The Rook – Season 1 Episode 7 Recap & Review

Fragments Of The Past

With next week’s finale looming on the horizon, The Rook returns for an episode that dives into the past and shows exactly what happened in the events leading up to the bridge incident. Whilst interesting, the episode does little other than to serve as a missing page, filling in the intricate details over what really took place and who was involved.

We begin one month before the events that take place on the bridge. Myfanwy is at the office and introduces the others to Dora, a woman diagnosed with autism. After discussing the possibility of an EVA being able to travel through time, Dora approaches Myfanwy after the meeting and gives her an ominous message that she’s going to be attacked on the bridge some time in the future.

This prompts Myfanwy to approach Farrier with what she’s learnt, who brushes off the evidence as paranoia. However, Linda comes under fire too in a meeting where she learns the fate of the agency is at stake, with the Home Secretary wanting to merge them with other units like MI6. Not long after the meeting, and following on from a scene depicting Conrad and the Home Secretary in their affair, Farrier kidnaps Myfanwy’s sister Bronwyn and holds her captive, ruffling her up before letting her go. She immediately phones through to her contacts before returning to her with a proposed trade – Nazim for Myfanwy. Interestingly, we find out here that it was Bronwyn who suggested Nazim wipe her memory – selectively – to make sure the trade is free of leaks.

Myfanwy tries to convince the Twins to her way of thinking but instead they change the subject, having been told by Farrier to do so earlier in the day. Sensing the predictions are going to come true, it’s here where we see her planning for the bridge incident, convinced more than ever that this prophetic message is a warning. All of this includes the proposed smuggling deal for getting Myfanwy out of the country.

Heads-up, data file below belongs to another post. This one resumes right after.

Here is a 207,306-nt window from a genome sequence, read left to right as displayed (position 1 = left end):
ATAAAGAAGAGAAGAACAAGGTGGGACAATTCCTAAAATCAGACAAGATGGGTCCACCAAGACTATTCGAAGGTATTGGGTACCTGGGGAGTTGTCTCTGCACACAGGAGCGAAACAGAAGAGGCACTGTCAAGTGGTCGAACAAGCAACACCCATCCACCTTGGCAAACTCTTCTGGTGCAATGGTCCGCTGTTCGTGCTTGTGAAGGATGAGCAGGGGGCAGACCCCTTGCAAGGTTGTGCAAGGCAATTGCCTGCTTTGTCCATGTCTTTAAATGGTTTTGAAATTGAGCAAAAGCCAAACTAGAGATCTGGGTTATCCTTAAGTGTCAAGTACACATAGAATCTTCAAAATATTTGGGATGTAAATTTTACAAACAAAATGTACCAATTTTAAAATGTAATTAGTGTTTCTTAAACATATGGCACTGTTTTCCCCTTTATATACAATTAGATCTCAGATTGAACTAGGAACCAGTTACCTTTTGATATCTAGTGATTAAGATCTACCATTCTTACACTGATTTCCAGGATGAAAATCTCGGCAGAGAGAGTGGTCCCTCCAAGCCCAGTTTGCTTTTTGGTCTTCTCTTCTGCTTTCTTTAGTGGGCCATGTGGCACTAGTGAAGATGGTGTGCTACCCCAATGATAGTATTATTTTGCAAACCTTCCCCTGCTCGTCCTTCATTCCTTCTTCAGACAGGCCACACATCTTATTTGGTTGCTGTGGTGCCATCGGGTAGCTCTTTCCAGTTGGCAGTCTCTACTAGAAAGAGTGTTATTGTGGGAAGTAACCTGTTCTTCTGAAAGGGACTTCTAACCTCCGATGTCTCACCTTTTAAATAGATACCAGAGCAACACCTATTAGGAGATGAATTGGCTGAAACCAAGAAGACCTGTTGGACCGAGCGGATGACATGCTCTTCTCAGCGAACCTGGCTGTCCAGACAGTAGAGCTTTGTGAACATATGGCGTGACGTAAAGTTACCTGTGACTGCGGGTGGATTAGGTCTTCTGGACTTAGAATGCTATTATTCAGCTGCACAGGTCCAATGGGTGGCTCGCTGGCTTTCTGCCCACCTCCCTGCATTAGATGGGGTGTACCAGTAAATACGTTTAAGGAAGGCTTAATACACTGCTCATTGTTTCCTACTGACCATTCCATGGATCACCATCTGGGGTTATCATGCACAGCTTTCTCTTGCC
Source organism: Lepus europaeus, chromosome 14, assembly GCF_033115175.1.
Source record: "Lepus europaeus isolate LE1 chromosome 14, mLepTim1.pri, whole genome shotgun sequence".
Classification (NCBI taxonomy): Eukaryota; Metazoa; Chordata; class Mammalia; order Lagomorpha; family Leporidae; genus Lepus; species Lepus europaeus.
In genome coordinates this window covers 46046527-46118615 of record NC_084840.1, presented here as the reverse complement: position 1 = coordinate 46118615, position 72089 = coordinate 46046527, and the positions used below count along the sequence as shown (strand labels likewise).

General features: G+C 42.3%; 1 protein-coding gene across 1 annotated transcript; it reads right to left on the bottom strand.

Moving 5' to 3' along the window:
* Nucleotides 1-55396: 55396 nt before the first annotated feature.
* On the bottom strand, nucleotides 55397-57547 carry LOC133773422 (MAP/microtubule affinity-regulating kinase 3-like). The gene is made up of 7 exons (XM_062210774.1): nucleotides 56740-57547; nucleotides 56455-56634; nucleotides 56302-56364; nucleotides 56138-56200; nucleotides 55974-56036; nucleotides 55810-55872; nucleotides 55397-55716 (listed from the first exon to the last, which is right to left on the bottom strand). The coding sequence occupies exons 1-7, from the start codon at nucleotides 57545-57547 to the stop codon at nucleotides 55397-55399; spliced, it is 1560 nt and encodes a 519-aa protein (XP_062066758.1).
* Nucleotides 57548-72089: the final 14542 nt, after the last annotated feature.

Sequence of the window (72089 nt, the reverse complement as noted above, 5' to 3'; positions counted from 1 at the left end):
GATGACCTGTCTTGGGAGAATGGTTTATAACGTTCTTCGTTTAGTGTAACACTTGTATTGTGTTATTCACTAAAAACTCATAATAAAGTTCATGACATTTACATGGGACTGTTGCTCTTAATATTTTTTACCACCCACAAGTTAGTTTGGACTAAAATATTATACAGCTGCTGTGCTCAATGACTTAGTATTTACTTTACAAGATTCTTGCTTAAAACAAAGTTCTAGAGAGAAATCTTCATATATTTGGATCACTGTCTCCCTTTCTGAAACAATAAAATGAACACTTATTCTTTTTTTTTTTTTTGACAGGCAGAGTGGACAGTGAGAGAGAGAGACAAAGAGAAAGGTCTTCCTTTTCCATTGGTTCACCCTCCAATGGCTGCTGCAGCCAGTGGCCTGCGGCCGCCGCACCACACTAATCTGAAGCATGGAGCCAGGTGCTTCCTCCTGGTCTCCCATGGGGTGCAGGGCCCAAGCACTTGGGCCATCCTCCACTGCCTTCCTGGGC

We then jump forward to a big night of celebrations for the agency as they host a ball, with Farrier in particular rousing the crowd up with a motivational speech. This leads to her saying goodbye to Myfanwy personally before Robert hooks up with her in a passionate encounter.

From here, the events leading up to the bridge play out, with Nazim’s powers not going to plan and armed guards ambushing Myfanwy in the parking lot midway through the trade. Running from the scene, Myfanwy tries in vain to hang on to her memories of past events, before we see her launch an EMP that kills everyone, leaving Farrier to hear about the incident on the phone from Conrad.

Acting as a prologue to the events that have transpired thus far, The Rook’s flashback episode is an interesting one, even if it is devoid of any real tension. While the events leading up to the bridge do help shed light on what’s happened, I’m not quite sure it needed a full 50 minute episode to do so. The Rook’s episodes thus far have been pretty slow and this one is no exception. Aside from a few surprising plot developments, this episode doesn’t do very much to fill in the pieces. Most of the information here we’ve already been told about in previous episodes so what’s left is for these events to take place in chronological order.

Despite all this, the episode is certainly enjoyable but whether The Rook will finish on a high or leaves things unresolved for a second season remains to be seen. For now though, The Rook’s penultimate episode dives into the past but doesn’t do a whole lot to set up the events taking place in the present.


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1 thought on “The Rook – Season 1 Episode 7 Recap & Review”

  1. I think a basic problem with this series is the performance of Emma Greenwell as Myfanwy. The actress playing the role should be able to make us feel strong sympathy for the poor lost girl, but Greenwell is so pallid and remote that she doesn’t generate those feelings. The is especially true in ‘Prologue’ where much to my surprise the pre-amnesia Myfanwy comes across much the same as the post-amnesia Myfanwy. It is a shame considering the well-done production and the high quality of the other actors.

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